Corbett and most teabagger legislators signed a pledge with Grover Norquist, an anti-tax activist in DC. The pledge is that they would never ever raise any taxes, no matter what. This even includes taxing natural gas extraction, even though every other state with a natural gas industry taxes it.
Corbett has to go back to Norquist to ask the grand poobah to issue a royal edict about whether any new fee is actually a tax. Norquist is famous for saying that he wanted to strangle the finances of government and shrink it so much that he could then "drown it in a bathtub."
He's a great column on this matter and on the massive slashing of public transit service that is happening in the Pittsburgh area because Corbett has refused to carry out the recommendations of his own transportation funding commission.
Great column in the Pittsburgh Post-Gazette.
"Next week, Gov. Tom Corbett is expected to unveil what will amount to an ambitious "non-plan" for dealing with the state's transportation budget shortfall. Transit systems from Pittsburgh to Philadelphia are in big trouble, but Mr. Corbett remains curiously detached from what will happen to the state's overall economy if service cuts on the scale threatened by the transit agencies go forward... there is the equally nihilistic prospect of inadequate funding of the construction and repair of roads and bridges that we all use every day. How is Pennsylvania supposed to attract investment if public transit has collapsed and our deteriorating roads are clogged with commuters forced to drive to work?To read much more about what is happening in PA. Government, please check out the links at the following:
Ever since then-gubernatorial candidate Tom Corbett got religion from tea party activists who opposed him in the 2010 Republican primary, he has been more Catholic than the pope when it comes to taxes.
Mr. Corbett's short-sighted opposition to taxing Marcellus Shale natural gas extraction at any rate makes Pennsylvania the laughing stock among energy-producing states that have no such compunctions, but at least it reflects his administration's ties to an industry that supported him in the primaries and the general election... What is perverse, unacceptable and infuriating is Mr. Corbett's unwillingness to raise motor vehicle registration and licensing fees that have remained static since 1997, when Bill Clinton was president.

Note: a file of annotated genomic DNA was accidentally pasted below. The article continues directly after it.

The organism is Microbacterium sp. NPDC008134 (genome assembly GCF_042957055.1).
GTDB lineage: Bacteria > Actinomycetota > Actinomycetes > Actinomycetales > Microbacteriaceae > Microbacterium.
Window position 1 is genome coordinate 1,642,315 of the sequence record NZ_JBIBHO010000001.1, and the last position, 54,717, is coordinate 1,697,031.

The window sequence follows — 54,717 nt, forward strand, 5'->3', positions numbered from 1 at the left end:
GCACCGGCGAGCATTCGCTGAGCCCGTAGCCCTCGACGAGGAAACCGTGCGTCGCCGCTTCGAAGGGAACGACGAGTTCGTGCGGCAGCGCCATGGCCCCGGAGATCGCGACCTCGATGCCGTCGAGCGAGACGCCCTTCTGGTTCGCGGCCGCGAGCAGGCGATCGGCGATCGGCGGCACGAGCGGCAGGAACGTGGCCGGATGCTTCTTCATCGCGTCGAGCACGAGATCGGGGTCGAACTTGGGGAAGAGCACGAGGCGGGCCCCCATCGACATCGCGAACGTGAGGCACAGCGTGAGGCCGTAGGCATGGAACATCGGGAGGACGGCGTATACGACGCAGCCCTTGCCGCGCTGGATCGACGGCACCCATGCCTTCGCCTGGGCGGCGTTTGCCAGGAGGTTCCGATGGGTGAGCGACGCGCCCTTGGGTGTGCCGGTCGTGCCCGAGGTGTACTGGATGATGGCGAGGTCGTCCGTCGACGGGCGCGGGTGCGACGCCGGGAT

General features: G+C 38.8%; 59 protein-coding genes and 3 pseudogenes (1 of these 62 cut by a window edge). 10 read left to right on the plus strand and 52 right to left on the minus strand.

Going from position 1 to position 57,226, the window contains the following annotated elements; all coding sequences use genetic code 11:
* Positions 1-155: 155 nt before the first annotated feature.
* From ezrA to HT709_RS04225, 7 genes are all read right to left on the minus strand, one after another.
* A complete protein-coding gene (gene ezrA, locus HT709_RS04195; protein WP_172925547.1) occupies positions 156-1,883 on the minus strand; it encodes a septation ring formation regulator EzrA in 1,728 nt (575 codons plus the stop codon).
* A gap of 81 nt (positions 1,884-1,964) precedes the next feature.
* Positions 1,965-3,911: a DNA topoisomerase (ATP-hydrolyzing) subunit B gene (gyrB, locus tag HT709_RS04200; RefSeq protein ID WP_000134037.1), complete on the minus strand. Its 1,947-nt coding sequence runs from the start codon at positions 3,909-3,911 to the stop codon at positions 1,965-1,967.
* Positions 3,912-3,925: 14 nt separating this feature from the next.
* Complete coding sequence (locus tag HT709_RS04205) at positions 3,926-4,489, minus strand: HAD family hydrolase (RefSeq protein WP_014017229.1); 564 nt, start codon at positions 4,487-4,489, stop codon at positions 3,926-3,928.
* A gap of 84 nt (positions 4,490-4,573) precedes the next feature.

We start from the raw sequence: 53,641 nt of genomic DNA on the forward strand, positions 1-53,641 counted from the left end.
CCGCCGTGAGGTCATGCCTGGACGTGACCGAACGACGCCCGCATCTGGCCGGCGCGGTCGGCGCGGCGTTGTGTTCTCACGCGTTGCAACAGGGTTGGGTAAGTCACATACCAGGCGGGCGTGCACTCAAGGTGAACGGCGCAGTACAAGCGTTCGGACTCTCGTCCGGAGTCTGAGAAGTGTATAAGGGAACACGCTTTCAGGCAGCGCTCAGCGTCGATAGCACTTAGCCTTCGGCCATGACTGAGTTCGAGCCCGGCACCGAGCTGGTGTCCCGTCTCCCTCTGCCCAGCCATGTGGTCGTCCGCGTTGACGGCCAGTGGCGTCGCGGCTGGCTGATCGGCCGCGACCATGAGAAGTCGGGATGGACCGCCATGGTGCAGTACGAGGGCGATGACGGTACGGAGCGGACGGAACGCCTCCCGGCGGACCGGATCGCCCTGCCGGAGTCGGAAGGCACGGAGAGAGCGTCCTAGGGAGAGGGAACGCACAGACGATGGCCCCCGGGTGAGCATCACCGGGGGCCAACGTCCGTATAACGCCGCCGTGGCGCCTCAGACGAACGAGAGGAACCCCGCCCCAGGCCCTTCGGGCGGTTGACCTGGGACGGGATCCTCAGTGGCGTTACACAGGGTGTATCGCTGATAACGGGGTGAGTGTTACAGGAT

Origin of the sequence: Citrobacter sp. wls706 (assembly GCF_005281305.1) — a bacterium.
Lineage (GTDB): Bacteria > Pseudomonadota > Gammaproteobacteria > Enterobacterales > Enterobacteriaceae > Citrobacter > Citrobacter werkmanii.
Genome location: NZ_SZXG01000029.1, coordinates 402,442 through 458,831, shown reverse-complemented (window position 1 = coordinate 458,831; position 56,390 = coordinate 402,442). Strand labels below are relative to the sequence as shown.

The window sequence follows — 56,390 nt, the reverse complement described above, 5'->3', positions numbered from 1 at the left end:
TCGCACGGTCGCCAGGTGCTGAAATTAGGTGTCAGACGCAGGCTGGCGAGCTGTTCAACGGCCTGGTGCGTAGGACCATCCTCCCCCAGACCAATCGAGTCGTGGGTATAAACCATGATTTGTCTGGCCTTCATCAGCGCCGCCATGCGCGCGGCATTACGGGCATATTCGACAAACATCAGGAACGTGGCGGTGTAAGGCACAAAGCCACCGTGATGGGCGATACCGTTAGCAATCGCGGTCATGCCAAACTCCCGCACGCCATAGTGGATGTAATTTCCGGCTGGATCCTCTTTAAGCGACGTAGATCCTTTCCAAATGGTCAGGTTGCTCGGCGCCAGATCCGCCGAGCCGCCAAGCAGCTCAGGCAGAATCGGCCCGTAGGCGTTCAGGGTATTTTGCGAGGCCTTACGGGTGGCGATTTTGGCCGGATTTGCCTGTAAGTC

The governor is determined to face the taxpayers in 2014 true to his pledge to never raise taxes. If he has no other accomplishments to brag about, Mr. Corbett will at least be able to boast to the Grover Norquist wannabes that haunt his dreams that he watched our roads, bridges and transit systems go down the toilet without flinching. That's leadership, folks."
Those links describe a $955 million cut in funding to public schools over 2 years (aimed mostly towards the poorest school districts), a $250 million business cut proposed this year that will be funded by massive cuts to public universities, prohibiting people from getting food stamps if their household has more than $5,000 in assets, kicking tens of thousands of people off of medical assistance (many because they simply didn't get new paperwork filed in time to keep their benefits), our brand new Voter ID law (which happens to take effect November 1), and more.
While this is happening, our Governor right now is touring France and Germany.
For some satire on this subject, you can also check out:
I finally figured out Pa. Governor Tom Corbett. He is modeling himself after Ron Swanson - who played the City Manager who hates government on the TV show Parks and Recreation. He's some excerpts from Ron Swanson's wikipedia entry. See if it sounds familiar:
"Ron is an extremely strong advocate for small government; despite working in a city hall job, he believes all government is a waste of taxpayer money. He explains his ideal government as, "One guy who sits in a small room at a desk, and the only thing he's allowed to decide is who to nuke." Ron believes the park system should be privatized and run entirely by corporations for profit, as exemplified by the business model of the Chuck E. Cheese's chain of family entertainment centers. He advocates for program cuts wherever possible, and purposely tries to hire people who are bad at their jobs so they will slow the government down.
Ron particularly despises talking to members of the public,which is why he deliberately designed his office to be uninviting to visitors, in part by mounting a double-barreled, sawn-off shotgun on a swivel atop his desk aimed at the guest chair, so it will be pointed at anyone who wants to speak to him.
In one episode, a new city-wide effort is implemented to make government officials more accessible to Pawnee residents, an idea which Ron condemns as "my hell". As a result, he seeks to hire an assistant who will shield him from the public and allow him to continue doing nothing. After interviewing several candidates, he chooses April Ludgate, convinced her constant apathy and negative attitude will suit him perfectly.
In "The Master Plan", state auditors arrive and announce that due to the city's crippling budget problems, they have to slash each department budget by up to 50 percent and briefly shut down the government completely. While Leslie is horrified, the anti-government Ron is delighted by the idea, becoming so giddy that he asks the auditors if he can watch and eat snacks while they slash staff.
The character's traits were partially inspired by a real-life elected official the creators encountered in Burbank while researching for the show, who favored as little government as possible and admitted, "I don't really believe in the mission of my job. ... I'm aware of the irony." "